In another song, “I Have A Dream,” the Fire Voices boys address the racism and discrimination they feel using words and lyrics inspired by Martin Luther King Jr’s famous speech. The boys ask why they are hated: “Just like the wind, / I can’t find my place / I feel as if nobody cares about me at all / I just want a simple life, / I don’t want too much / So why do they hate me, why do they spit on me?” The boys need no encouragement or reminders to write songs or create music like this. They do it alone, and they are trusted without question with the expensive equipment in the club.
“We all have our own keys to the club, and we come here by ourselves whenever we feel like it,” says Shlomo. “But once a week we all meet together here.”
If the teenagers from Fire Voices are often reflective and poetic, Netanya’s Black Israeli writes songs that are often a musical punch to the gut.
Its song “Get Off The Streets” sets out the bitter consequences of gun crime in Netanya. “A single bullet and your dreams are gone,” raps the teenage singer, warning how easy it is for young people to become trapped in street gangs, and of the disastrous consequences of crime.
“This is no mere tough-guy posing. According to Israeli police statistics, the number of criminal acts involving Ethiopian youth has risen steadily since 1996.
“They lured me in, convinced me it’s the real world / I didn’t even see my own family a meter away...”
Part of the allure of hip-hop is its undeniable cool factor, and the teens themselves express a desire to be part of global black culture.
Yet ultimately, for the young people of Fire Voices and Black Israeli, rap is the best way they have to make sense of the difficulties that surround them. Still more than that, rap has allowed these marginalized teens to reach out beyond the confines of their neighborhoods and connect with a wider Israeli public that has until now largely overlooked them.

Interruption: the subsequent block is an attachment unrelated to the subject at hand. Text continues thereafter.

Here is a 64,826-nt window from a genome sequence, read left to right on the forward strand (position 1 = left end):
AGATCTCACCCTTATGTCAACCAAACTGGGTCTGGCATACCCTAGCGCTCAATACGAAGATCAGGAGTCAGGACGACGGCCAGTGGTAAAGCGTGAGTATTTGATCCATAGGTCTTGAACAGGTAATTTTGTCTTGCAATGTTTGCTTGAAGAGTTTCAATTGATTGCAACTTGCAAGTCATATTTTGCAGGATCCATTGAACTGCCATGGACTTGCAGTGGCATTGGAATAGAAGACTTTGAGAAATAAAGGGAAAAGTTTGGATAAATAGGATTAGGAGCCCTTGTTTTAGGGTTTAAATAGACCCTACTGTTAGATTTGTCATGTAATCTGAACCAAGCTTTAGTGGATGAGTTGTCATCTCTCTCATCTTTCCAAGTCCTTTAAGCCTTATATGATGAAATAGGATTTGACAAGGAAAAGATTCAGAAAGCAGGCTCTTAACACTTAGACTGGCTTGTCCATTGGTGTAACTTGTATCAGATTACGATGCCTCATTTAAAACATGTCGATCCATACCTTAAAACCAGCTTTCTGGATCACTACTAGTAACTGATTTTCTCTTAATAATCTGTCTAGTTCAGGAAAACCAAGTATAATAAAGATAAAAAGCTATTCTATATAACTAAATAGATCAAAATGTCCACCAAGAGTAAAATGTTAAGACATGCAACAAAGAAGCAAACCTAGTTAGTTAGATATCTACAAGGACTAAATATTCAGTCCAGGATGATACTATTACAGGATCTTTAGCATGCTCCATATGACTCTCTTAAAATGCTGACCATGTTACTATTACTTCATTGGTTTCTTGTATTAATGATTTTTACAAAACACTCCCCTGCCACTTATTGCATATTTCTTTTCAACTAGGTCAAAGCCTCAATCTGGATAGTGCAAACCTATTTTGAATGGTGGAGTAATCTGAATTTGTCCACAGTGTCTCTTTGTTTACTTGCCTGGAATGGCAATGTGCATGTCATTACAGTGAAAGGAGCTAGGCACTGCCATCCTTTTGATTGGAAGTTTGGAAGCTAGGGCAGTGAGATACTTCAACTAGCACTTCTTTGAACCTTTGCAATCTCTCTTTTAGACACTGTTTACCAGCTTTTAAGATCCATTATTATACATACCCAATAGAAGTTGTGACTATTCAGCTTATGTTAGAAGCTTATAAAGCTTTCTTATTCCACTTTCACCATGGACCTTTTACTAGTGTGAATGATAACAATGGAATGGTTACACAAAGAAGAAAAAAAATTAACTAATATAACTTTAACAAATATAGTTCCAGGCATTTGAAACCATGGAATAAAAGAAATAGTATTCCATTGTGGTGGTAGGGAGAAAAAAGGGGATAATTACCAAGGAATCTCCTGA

BOTH FIRE Voices and Black Israeli share video clips of their songs via websites like YouTube and have given public performances.
Black Israeli was recently invited to Paris to perform for a Jewish community there, and “Change,” a moving Fire Voices rap that deals with the difficulties Ethiopian children face in finding their place in Israeli society, generated public interest when DJ Natan Zahavi played it on his popular radio show.
Israel’s Ethiopian community still faces a long, hard struggle to breach the cultural, social and economic gulf that separates it from mainstream Israeli society. Ethiopian advocacy organization IAEJ believes part of what is needed are projects to actively strengthen Ethiopian culture and bring it closer to the mainstream.
“We need to give kids enough confidence to go out of their communities and mix with Israeli society,” concludes IAEJ Executive Director Ziva Mekonen-Deku.
Through their music, Fire Voices and Black Israeli are demonstrating the desire and determination of many Ethiopian teenagers to speak out beyond the confines of their neighborhoods and tell us their hopes and dreams.
Rap has given these teens a voice. We should listen to what they have to say.
“I have a dream that there won’t be a difference / That we’ll all sit together in the Land of Israel / That we won’t see colors like ‘black’ or ‘white’ / That we’ll be together, and hang out together.”
Song lyrics are from “Local Hip Hop” and “I Have A Dream” by Esh Kolot/ Roshhor, and from “Get Off the Streets” by Black Israeli, translated from the original Hebrew by Joanna Paraszczuk.